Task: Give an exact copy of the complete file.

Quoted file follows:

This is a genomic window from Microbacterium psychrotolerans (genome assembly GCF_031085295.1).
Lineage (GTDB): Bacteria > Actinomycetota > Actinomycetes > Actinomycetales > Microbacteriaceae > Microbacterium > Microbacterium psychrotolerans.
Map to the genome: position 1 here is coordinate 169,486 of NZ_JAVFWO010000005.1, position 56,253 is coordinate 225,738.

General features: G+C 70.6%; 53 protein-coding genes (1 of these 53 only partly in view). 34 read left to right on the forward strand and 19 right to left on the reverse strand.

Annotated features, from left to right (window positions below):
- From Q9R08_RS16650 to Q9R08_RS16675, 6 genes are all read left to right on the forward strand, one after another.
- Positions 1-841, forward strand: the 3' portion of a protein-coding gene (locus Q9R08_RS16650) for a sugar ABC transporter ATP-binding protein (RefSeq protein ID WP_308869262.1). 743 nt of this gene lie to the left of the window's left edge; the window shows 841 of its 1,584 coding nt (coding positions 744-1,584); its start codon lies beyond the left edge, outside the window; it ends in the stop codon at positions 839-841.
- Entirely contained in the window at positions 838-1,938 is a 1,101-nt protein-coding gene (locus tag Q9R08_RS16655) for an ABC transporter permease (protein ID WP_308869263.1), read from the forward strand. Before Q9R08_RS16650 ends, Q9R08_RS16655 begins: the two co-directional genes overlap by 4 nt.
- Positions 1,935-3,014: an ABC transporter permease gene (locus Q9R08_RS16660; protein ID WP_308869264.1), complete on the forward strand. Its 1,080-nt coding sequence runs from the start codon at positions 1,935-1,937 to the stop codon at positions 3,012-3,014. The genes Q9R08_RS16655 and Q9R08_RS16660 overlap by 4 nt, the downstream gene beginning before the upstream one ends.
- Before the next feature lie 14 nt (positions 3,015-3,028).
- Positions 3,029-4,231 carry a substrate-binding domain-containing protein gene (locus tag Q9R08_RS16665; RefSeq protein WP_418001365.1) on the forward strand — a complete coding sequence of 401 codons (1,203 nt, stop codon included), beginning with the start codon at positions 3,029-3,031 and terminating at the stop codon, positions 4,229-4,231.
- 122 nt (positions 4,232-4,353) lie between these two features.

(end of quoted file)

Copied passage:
This is a genomic window from Microbacterium psychrotolerans (genome assembly GCF_031085295.1).
Lineage (GTDB): Bacteria > Actinomycetota > Actinomycetes > Actinomycetales > Microbacteriaceae > Microbacterium > Microbacterium psychrotolerans.
Map to the genome: position 1 here is coordinate 169,486 of NZ_JAVFWO010000005.1, position 56,253 is coordinate 225,738.

General features: G+C 70.6%; 53 protein-coding genes (1 of these 53 only partly in view). 34 read left to right on the forward strand and 19 right to left on the reverse strand.

Annotated features, from left to right (window positions below):
- From Q9R08_RS16650 to Q9R08_RS16675, 6 genes are all read left to right on the forward strand, one after another.
- Positions 1-841, forward strand: the 3' portion of a protein-coding gene (locus Q9R08_RS16650) for a sugar ABC transporter ATP-binding protein (RefSeq protein ID WP_308869262.1). 743 nt of this gene lie to the left of the window's left edge; the window shows 841 of its 1,584 coding nt (coding positions 744-1,584); its start codon lies beyond the left edge, outside the window; it ends in the stop codon at positions 839-841.
- Entirely contained in the window at positions 838-1,938 is a 1,101-nt protein-coding gene (locus tag Q9R08_RS16655) for an ABC transporter permease (protein ID WP_308869263.1), read from the forward strand. Before Q9R08_RS16650 ends, Q9R08_RS16655 begins: the two co-directional genes overlap by 4 nt.
- Positions 1,935-3,014: an ABC transporter permease gene (locus Q9R08_RS16660; protein ID WP_308869264.1), complete on the forward strand. Its 1,080-nt coding sequence runs from the start codon at positions 1,935-1,937 to the stop codon at positions 3,012-3,014. The genes Q9R08_RS16655 and Q9R08_RS16660 overlap by 4 nt, the downstream gene beginning before the upstream one ends.
- Before the next feature lie 14 nt (positions 3,015-3,028).
- Positions 3,029-4,231 carry a substrate-binding domain-containing protein gene (locus tag Q9R08_RS16665; RefSeq protein WP_418001365.1) on the forward strand — a complete coding sequence of 401 codons (1,203 nt, stop codon included), beginning with the start codon at positions 3,029-3,031 and terminating at the stop codon, positions 4,229-4,231.
- 122 nt (positions 4,232-4,353) lie between these two features.